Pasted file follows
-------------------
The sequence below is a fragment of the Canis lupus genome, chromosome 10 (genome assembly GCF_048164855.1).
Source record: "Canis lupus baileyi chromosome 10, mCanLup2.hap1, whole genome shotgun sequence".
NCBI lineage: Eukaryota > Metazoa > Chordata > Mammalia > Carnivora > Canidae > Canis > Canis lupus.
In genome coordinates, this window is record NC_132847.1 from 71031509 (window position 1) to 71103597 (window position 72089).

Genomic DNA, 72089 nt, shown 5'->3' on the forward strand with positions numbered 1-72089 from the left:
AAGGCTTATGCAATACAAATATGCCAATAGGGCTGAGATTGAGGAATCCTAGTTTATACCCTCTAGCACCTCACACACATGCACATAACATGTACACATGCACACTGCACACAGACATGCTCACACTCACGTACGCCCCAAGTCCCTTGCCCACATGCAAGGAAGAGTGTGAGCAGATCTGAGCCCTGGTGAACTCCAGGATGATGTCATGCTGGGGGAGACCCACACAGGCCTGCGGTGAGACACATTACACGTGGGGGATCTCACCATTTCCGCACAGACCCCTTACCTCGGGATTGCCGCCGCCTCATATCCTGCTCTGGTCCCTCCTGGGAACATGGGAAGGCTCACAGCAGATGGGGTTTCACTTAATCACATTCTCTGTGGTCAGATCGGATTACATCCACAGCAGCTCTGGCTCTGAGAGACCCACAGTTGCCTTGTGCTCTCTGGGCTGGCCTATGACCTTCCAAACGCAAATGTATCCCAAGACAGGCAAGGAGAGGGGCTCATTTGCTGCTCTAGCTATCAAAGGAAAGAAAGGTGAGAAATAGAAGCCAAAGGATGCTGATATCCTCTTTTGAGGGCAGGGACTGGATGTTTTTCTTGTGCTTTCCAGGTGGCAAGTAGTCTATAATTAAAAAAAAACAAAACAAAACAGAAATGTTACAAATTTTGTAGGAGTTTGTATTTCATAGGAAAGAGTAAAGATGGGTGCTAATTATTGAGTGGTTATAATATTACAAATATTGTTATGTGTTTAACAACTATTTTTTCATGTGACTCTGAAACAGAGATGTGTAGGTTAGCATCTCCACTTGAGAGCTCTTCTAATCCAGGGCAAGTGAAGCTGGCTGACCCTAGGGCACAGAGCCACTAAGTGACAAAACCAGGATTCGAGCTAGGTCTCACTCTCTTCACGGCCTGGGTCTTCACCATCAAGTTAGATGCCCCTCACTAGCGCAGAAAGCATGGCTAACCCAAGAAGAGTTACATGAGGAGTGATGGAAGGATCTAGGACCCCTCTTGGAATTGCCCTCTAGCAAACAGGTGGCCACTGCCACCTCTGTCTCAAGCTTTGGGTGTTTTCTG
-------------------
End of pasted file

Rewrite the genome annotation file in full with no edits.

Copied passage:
The sequence below is a fragment of the Canis lupus genome, chromosome 10 (genome assembly GCF_048164855.1).
Source record: "Canis lupus baileyi chromosome 10, mCanLup2.hap1, whole genome shotgun sequence".
NCBI lineage: Eukaryota > Metazoa > Chordata > Mammalia > Carnivora > Canidae > Canis > Canis lupus.
In genome coordinates, this window is record NC_132847.1 from 71031509 (window position 1) to 71103597 (window position 72089).

Genomic DNA, 72089 nt, shown 5'->3' on the forward strand with positions numbered 1-72089 from the left:
AAGGCTTATGCAATACAAATATGCCAATAGGGCTGAGATTGAGGAATCCTAGTTTATACCCTCTAGCACCTCACACACATGCACATAACATGTACACATGCACACTGCACACAGACATGCTCACACTCACGTACGCCCCAAGTCCCTTGCCCACATGCAAGGAAGAGTGTGAGCAGATCTGAGCCCTGGTGAACTCCAGGATGATGTCATGCTGGGGGAGACCCACACAGGCCTGCGGTGAGACACATTACACGTGGGGGATCTCACCATTTCCGCACAGACCCCTTACCTCGGGATTGCCGCCGCCTCATATCCTGCTCTGGTCCCTCCTGGGAACATGGGAAGGCTCACAGCAGATGGGGTTTCACTTAATCACATTCTCTGTGGTCAGATCGGATTACATCCACAGCAGCTCTGGCTCTGAGAGACCCACAGTTGCCTTGTGCTCTCTGGGCTGGCCTATGACCTTCCAAACGCAAATGTATCCCAAGACAGGCAAGGAGAGGGGCTCATTTGCTGCTCTAGCTATCAAAGGAAAGAAAGGTGAGAAATAGAAGCCAAAGGATGCTGATATCCTCTTTTGAGGGCAGGGACTGGATGTTTTTCTTGTGCTTTCCAGGTGGCAAGTAGTCTATAATTAAAAAAAAACAAAACAAAACAGAAATGTTACAAATTTTGTAGGAGTTTGTATTTCATAGGAAAGAGTAAAGATGGGTGCTAATTATTGAGTGGTTATAATATTACAAATATTGTTATGTGTTTAACAACTATTTTTTCATGTGACTCTGAAACAGAGATGTGTAGGTTAGCATCTCCACTTGAGAGCTCTTCTAATCCAGGGCAAGTGAAGCTGGCTGACCCTAGGGCACAGAGCCACTAAGTGACAAAACCAGGATTCGAGCTAGGTCTCACTCTCTTCACGGCCTGGGTCTTCACCATCAAGTTAGATGCCCCTCACTAGCGCAGAAAGCATGGCTAACCCAAGAAGAGTTACATGAGGAGTGATGGAAGGATCTAGGACCCCTCTTGGAATTGCCCTCTAGCAAACAGGTGGCCACTGCCACCTCTGTCTCAAGCTTTGGGTGTTTTCTG